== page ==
credulous

People who believe things easily without having to be convinced are credulous. Sales people are always hoping that someone credulous picks up the phone during a sales call.

Credulous comes from the 16th-century Latin credulus, or "easily believes." A synonym for credulous is gullible, and both terms describe a person who accepts something willingly without a lot of supporting facts. Calling someone credulous can imply that the person is naive and simple. An individual isn't necessarily insulted by being called credulous, though, because some objects of belief, like religions and unicorns, come with a willing leap of faith for believing in what is unseen.

Definitions of credulous
  1. adjective
    showing a lack of judgment or experience
    “so credulous he believes everything he reads”
    Synonyms:
    naif, naive
    marked by or showing unaffected simplicity and lack of guile or worldly experience
  2. adjective
    disposed to believe on little evidence
    “the gimmick would convince none but the most credulous
    Synonyms:
    credible
    (a common but incorrect usage where `credulous' would be appropriate) credulous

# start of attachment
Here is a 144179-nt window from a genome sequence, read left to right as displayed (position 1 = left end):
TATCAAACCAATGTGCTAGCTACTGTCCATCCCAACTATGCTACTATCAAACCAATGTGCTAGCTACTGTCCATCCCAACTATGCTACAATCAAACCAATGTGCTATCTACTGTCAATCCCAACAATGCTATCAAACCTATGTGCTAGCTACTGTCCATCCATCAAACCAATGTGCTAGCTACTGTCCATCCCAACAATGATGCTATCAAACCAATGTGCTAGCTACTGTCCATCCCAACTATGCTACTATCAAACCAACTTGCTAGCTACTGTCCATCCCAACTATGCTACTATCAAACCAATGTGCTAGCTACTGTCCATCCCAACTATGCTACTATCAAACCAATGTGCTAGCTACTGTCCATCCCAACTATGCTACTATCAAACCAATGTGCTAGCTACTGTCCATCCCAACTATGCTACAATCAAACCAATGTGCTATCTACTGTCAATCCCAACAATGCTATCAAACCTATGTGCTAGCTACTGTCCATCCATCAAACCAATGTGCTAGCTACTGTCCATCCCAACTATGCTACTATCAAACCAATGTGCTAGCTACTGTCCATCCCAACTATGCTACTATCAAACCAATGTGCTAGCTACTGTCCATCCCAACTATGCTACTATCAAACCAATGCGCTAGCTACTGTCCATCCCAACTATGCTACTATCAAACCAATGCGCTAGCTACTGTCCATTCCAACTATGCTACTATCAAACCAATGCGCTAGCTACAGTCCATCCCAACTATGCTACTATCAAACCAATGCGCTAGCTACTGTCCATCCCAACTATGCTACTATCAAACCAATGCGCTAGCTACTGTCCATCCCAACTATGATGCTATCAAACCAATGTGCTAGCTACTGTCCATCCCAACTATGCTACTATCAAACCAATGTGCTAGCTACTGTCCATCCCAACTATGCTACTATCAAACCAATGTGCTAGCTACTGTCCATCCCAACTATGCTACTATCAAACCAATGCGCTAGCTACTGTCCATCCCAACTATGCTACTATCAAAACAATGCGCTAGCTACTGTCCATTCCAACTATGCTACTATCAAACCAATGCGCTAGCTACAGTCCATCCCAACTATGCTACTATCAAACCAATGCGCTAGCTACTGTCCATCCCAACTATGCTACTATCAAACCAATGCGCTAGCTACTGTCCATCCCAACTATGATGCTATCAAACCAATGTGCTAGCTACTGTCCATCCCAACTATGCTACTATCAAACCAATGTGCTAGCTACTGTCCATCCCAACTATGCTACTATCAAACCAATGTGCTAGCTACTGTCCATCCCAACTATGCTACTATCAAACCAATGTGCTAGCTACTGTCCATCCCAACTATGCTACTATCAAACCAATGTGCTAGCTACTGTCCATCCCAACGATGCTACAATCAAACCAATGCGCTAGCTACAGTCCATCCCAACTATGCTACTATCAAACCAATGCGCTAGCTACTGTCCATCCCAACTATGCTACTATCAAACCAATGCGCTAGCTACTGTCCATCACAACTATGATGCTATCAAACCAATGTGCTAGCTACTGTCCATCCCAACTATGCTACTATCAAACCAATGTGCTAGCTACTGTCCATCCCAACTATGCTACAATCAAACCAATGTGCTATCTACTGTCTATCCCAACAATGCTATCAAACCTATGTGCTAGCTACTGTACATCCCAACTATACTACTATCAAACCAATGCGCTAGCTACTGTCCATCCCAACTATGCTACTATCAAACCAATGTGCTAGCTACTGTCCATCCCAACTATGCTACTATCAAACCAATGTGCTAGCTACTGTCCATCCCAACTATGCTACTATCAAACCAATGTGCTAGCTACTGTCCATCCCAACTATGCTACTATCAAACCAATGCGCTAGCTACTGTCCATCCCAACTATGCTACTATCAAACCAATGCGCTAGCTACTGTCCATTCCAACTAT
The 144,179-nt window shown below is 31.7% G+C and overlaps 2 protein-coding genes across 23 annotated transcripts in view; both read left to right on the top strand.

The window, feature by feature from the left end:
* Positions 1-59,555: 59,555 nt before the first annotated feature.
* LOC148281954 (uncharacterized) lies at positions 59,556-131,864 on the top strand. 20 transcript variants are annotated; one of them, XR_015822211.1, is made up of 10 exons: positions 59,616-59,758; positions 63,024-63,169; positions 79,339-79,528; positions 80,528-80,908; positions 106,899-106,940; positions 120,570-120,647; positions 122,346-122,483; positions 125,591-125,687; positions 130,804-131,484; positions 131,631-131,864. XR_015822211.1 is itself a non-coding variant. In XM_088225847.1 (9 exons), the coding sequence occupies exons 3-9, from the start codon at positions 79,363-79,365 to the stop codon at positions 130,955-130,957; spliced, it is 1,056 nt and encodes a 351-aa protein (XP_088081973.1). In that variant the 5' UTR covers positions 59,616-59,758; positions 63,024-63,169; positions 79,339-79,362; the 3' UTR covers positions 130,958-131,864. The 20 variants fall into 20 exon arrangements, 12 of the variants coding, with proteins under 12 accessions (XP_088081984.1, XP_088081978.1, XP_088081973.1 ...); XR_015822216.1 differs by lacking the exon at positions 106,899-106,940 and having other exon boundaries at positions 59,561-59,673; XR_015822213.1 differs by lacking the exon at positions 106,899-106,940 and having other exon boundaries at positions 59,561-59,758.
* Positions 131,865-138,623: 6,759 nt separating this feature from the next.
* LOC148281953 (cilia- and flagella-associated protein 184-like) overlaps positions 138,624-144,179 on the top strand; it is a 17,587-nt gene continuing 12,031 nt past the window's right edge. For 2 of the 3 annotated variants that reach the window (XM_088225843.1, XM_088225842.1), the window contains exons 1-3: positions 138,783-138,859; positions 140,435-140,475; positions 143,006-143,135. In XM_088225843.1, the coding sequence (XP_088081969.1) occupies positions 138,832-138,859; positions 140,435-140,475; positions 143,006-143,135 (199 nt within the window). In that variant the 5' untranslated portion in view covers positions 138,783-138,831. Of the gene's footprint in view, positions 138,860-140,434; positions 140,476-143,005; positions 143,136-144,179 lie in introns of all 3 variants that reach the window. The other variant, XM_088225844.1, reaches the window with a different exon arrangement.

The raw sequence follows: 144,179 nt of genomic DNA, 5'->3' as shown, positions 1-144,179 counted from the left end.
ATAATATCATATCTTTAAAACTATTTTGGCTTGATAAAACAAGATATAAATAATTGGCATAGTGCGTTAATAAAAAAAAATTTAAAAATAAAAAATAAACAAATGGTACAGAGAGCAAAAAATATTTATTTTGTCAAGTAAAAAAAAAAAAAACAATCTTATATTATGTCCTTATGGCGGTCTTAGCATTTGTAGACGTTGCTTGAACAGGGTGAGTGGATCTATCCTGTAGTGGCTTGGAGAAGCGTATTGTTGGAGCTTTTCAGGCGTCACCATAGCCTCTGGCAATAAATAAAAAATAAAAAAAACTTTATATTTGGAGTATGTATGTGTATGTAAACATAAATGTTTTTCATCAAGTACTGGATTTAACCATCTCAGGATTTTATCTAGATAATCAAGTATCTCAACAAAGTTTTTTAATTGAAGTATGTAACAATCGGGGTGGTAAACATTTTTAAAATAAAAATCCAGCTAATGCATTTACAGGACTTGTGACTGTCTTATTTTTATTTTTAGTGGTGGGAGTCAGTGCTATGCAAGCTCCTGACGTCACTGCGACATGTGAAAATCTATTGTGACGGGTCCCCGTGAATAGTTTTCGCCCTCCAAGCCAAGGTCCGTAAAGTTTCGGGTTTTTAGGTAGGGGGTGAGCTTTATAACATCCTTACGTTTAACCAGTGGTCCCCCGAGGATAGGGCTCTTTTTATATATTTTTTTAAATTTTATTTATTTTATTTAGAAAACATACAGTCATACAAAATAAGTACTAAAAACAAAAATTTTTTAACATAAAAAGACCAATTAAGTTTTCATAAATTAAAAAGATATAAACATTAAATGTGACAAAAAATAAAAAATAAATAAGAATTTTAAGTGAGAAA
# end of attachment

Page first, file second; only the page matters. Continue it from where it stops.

overcredulous
    too credulous for your own good
    unquestioning
    not inclined to ask questions
    naif, naive
    marked by or showing unaffected simplicity and lack of guile or worldly experience
    trustful, trusting
    inclined to believe or confide readily; full of trust
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    Antonyms:
    incredulous
    not disposed or willing to believe; unbelieving
    incredible, unbelievable
    beyond belief or understanding
    disbelieving, sceptical, skeptical, unbelieving
    denying or questioning the tenets of especially a religion
    distrustful
    having or showing distrust
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